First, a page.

Personally I would think it is not effective to copy reference (you wouldn’t do that with paper). Should I remove from the ‘Letter Client_name’ the one that I copied in my ‘Project’ folder? But then if I’m looking for a letter that I only know the number, I’m screwed up because all letters aren’t in the same folder anymore. On top of that I don’t really know if, in my case, it is support material because I don’t need it to complete my project, it is just information that I want handy. I would think that support material are only the files that I create (or modify) + the files that I used for that.

    What would you do ?

    3)
    I edit some of my documents quite often and I always save them in a different name (with the date) so after a while I can have a lot of past version of a document. Should I constantly (during Weekly Review) move these old versions somewhere in the ‘References Material’ folder? Or elsewhere (completed / archive project folder) ?

    4)
    Some documents are related and useful for completing different projects. Should I copy these documents? Once again I don’t like copying files because then you are never sure to work with the last version of the document.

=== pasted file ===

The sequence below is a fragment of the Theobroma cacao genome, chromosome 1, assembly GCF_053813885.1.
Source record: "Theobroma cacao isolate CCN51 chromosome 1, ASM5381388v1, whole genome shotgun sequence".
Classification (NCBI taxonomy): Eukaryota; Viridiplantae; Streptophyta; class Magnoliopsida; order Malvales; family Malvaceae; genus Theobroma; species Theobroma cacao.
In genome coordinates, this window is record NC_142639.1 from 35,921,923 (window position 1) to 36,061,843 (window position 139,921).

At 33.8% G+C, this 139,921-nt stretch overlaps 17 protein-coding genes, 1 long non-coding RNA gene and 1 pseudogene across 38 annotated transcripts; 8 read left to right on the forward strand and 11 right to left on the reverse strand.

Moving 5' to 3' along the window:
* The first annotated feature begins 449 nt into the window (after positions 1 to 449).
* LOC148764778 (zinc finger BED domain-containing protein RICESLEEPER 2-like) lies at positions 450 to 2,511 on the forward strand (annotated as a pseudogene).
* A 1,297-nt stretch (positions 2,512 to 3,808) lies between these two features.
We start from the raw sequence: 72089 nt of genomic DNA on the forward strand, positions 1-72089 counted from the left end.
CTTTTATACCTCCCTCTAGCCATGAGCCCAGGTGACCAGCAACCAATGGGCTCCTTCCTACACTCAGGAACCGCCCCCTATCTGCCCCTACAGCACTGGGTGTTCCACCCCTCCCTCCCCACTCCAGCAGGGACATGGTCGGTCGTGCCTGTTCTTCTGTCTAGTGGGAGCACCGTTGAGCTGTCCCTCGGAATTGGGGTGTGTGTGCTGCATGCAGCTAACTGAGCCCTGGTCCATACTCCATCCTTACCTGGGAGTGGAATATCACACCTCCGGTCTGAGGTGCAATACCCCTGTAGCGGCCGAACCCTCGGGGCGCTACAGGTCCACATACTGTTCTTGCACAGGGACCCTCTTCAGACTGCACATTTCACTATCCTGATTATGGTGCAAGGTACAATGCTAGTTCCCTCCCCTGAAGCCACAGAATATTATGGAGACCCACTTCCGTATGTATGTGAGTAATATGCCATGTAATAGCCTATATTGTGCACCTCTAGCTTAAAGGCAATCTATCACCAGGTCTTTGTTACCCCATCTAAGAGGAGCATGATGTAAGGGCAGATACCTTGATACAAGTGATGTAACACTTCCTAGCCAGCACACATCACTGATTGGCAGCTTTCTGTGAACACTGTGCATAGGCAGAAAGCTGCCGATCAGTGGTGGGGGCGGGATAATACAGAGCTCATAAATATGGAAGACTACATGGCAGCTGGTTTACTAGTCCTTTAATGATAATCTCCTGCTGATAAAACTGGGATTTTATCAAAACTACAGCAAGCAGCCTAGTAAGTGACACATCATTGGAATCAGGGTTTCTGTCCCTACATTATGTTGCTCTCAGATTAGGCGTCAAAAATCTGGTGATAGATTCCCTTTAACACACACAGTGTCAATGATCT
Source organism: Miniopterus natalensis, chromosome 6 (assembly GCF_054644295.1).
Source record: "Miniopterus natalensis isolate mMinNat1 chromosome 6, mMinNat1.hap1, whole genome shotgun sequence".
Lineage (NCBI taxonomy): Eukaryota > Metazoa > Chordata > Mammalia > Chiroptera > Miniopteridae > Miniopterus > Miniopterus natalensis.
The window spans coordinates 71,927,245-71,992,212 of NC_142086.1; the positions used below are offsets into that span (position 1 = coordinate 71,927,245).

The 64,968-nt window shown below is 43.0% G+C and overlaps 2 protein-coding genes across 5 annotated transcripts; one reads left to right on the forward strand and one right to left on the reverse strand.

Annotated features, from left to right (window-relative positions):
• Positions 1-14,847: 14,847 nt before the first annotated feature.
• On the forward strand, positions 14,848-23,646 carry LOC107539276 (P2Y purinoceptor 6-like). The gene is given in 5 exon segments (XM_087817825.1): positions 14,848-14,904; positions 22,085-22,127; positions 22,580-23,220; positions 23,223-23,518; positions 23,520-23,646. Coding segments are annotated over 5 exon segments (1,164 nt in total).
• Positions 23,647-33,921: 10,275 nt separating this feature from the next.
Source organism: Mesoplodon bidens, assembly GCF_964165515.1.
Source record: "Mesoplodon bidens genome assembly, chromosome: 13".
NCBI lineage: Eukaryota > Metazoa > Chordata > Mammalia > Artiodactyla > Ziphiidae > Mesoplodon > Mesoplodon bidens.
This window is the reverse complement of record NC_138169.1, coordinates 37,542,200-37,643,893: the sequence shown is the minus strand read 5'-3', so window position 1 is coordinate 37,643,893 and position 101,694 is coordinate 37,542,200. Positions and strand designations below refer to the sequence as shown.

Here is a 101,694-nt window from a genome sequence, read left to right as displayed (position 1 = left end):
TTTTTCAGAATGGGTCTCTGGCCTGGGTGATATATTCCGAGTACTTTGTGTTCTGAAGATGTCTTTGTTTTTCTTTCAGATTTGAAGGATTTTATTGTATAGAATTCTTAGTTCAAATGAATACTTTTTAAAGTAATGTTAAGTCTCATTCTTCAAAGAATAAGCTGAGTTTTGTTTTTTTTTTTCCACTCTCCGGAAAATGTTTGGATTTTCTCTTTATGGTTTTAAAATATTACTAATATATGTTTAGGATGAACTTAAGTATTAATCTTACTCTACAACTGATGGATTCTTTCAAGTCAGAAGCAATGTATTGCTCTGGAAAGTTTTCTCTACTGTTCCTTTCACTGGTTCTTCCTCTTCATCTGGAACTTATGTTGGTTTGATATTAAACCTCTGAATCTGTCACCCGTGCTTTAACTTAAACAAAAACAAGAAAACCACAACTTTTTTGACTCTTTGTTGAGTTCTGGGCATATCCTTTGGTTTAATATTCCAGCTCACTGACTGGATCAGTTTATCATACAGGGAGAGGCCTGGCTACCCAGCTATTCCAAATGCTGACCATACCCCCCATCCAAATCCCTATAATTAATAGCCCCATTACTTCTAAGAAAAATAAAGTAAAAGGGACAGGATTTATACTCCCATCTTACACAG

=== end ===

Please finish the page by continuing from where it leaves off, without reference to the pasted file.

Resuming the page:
How you manage that ?

    5)
    I read in a couple of post that it is a best practice to limit the depth of the folder tree to the minimum. I have doubts about it because in my case I can have up to 100 documents for a subsystem (that I keep within /Reference Material/System/Subsystem/Topic/). I could limit the depth by naming my folder System_Subsystem_Topic but then it would become uneasy to find the right folder among the long list of folder (eyes get distracted with too much to read).

    What is your opinion?

    6)
    I usually take my meeting notes in a notebook and later process my notes by typing it in an Evernote note that I tag with the project name. I’m having trouble to type my note directly during meetings but I’m trying to work on it.


    Thank you for your time.

  • #2
    Just a short answer (maybe more at a separate time):